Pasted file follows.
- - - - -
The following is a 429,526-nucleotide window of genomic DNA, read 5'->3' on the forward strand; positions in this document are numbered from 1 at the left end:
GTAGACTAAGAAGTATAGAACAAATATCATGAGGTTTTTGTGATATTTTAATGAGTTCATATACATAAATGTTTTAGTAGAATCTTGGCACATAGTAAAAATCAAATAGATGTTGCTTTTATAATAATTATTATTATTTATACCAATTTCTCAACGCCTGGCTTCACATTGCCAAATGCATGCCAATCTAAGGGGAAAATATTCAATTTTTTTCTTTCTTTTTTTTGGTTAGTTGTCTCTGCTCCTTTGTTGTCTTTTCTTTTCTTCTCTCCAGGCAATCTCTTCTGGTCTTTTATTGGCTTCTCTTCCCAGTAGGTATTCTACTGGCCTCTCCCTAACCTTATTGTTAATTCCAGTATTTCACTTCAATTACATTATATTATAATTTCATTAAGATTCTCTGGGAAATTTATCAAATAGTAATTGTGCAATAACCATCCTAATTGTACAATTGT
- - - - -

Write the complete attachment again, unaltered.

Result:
The following is a 429,526-nucleotide window of genomic DNA, read 5'->3' on the forward strand; positions in this document are numbered from 1 at the left end:
GTAGACTAAGAAGTATAGAACAAATATCATGAGGTTTTTGTGATATTTTAATGAGTTCATATACATAAATGTTTTAGTAGAATCTTGGCACATAGTAAAAATCAAATAGATGTTGCTTTTATAATAATTATTATTATTTATACCAATTTCTCAACGCCTGGCTTCACATTGCCAAATGCATGCCAATCTAAGGGGAAAATATTCAATTTTTTTCTTTCTTTTTTTTGGTTAGTTGTCTCTGCTCCTTTGTTGTCTTTTCTTTTCTTCTCTCCAGGCAATCTCTTCTGGTCTTTTATTGGCTTCTCTTCCCAGTAGGTATTCTACTGGCCTCTCCCTAACCTTATTGTTAATTCCAGTATTTCACTTCAATTACATTATATTATAATTTCATTAAGATTCTCTGGGAAATTTATCAAATAGTAATTGTGCAATAACCATCCTAATTGTACAATTGT